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Southern Historical Society Papers, Volume 10. (ed. Reverend J. William Jones), The battle of Chickamauga-letter from Captain W. N. Polk. (search)
Cheatham's division7,000 Stewart's division4,398 Cleburne's division5,115      Total infantry and artillery21,688  Cavalry2,000      Total23,688      Loss about4,000  Confederate left wing, Major-General Hood:  Johnson's division3,683 Laws's division about3,000 Trigg's brigade1,536      Total infantry and artillery8,219      Loss about2,000 In reserve, not engaged, 2 brigade's, Preston's3,270  Right wing:  Hill's corps.Breckinridge3,769 Cleburne4,670 Walker's corps.Liddellront and one in the rear. Preston's division was placed in reserve on the left; Law's division in the rear of Johnston's. The brigades of Kershaw and Humphries, of McLaw's division, commanded by Kershaw, were posted in rear of Law. Johnston's, Laws's and Kershaw's commands were under Hood, and formed a column of eight brigades, arranged four lines deep. This General Longstreet intended as his principal column of attack. General Longstreet having understood a gap existed
Southern Historical Society Papers, Volume 10. (ed. Reverend J. William Jones), The Fifteenth Georgia regiment at Gettysburg. (search)
y, I herewith submit to Brigadier-General H. L. Benning a report of the part taken by my regiment (the Fifteenth Georgia) in the battle of Gettysburg on the 2d and 3d of July, 1863. My regiment occupied that portion of the ground on the extreme left of the brigade. On the 2d of July, after moving for a considerable distance across an open field under a heavy shelling from the enemy's batteries, I reached my position from which I was to move in line of battle to assist in supporting Brigadier-General Laws's brigade, which I learned had moved forward to attack the enemy. After marching forward four or five hundred yards, I, with the rest of the brigade, was halted and rested until an order came to me from General Benning to move forward at once to the support of our advanced troops. This movement was made at once, in good order, under fire of the enemy's artillery. After getting within a hundred and fifty yards of the advanced troops, I was again halted by General Benning for a few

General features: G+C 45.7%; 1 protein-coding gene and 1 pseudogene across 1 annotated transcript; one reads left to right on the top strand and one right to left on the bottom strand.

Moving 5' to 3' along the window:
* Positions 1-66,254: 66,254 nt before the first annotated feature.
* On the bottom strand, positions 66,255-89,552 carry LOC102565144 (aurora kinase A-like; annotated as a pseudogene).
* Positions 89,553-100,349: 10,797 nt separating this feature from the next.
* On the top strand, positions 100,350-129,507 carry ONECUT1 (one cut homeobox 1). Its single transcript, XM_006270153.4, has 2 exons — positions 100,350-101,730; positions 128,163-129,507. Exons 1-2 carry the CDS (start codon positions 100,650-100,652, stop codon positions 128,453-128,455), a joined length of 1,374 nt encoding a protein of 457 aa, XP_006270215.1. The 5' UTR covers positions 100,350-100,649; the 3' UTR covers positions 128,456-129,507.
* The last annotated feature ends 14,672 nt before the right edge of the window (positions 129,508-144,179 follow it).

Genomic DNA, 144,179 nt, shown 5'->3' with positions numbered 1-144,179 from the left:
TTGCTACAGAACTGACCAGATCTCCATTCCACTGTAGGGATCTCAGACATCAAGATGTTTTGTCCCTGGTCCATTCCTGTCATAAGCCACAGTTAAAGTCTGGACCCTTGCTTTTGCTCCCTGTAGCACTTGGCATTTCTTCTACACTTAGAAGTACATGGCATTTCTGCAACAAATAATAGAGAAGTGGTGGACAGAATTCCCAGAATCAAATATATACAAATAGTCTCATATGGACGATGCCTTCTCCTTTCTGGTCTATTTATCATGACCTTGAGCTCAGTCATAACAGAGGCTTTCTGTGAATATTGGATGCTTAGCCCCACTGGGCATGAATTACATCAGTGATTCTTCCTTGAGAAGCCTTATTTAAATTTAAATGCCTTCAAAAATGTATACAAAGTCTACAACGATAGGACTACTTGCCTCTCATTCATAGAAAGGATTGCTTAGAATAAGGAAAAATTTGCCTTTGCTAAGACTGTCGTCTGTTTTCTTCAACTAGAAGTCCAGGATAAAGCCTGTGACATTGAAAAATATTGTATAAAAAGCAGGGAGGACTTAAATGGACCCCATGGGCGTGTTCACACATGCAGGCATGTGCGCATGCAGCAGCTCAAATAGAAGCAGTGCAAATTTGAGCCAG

Southern Historical Society Papers, Volume 10. (ed. Reverend J. William Jones), Roster of troops at battle of Chickamauga. (search)
essary to prevent confusion and make clear the extract from the forthcoming Memoir of General Polk, we reprint it as here given:] Confederate force September 19th, General Bragg Commanding. Right wing--Lieutenant-General Polk. Walker's corps5,175 Cheatham's division7,000 Stewart's division4,398 Cleburne's division5,115   Total, infantry and artillery21,688 Cavalry2,000   Total23,688   Loss, about4,000 Left wing--Major-General Hood. Johnson's division3,683 Laws's division about3,000 Trigg's brigade1,536   Total, infantry and artillery8,219   Loss, about2,000 In reserve, not engaged, two brigades, Preston's3,270 Federal force September 19th, General Rosecranz Commanding. Left wing--Major-General Thomas. Brannan's division5,989 Baird's division4,655 Johnson's division4,184 Palmer's division4,853 Reynolds's division6,268 Van Cleve, two brigades2,300   Total, infantry28,247   Artillery, about2,000   Total, about30,247
Southern Historical Society Papers, Volume 10. (ed. Reverend J. William Jones), The battle of Fredericksburg. (search)
sition as follows: Anderson held the crest of hills from Banks's Ford to Hazel Run, with his brigades in the following order, from left to right, viz: Wilcox, Wright, Mahone, Perry and Featherston. McLaws stood upon his right with Cobb, Kershaw, Barksdale and Semmes. Pickett formed on McLaws's right with Jenkins, Corse, Kemper, Armistead and Garnett. Hood held the extreme right, and extended his line to Hamilton's crossing, over five miles distant from the left flank; his brigades being Laws's, F. T. Anderson's, Benning's, and the Texas brigade under Robertson. Ransom, with his own and Cooke's brigades, formed the reserve. The Engineer and Artillery officers were ordered to assign positions to the artillery, and to build pits for them, but their positions were ordered to be located, more with a view to reply to the enemy's batteries which were being built on the north bank of the river, than to be used in repelling assaults upon their own positions. The work of fortification w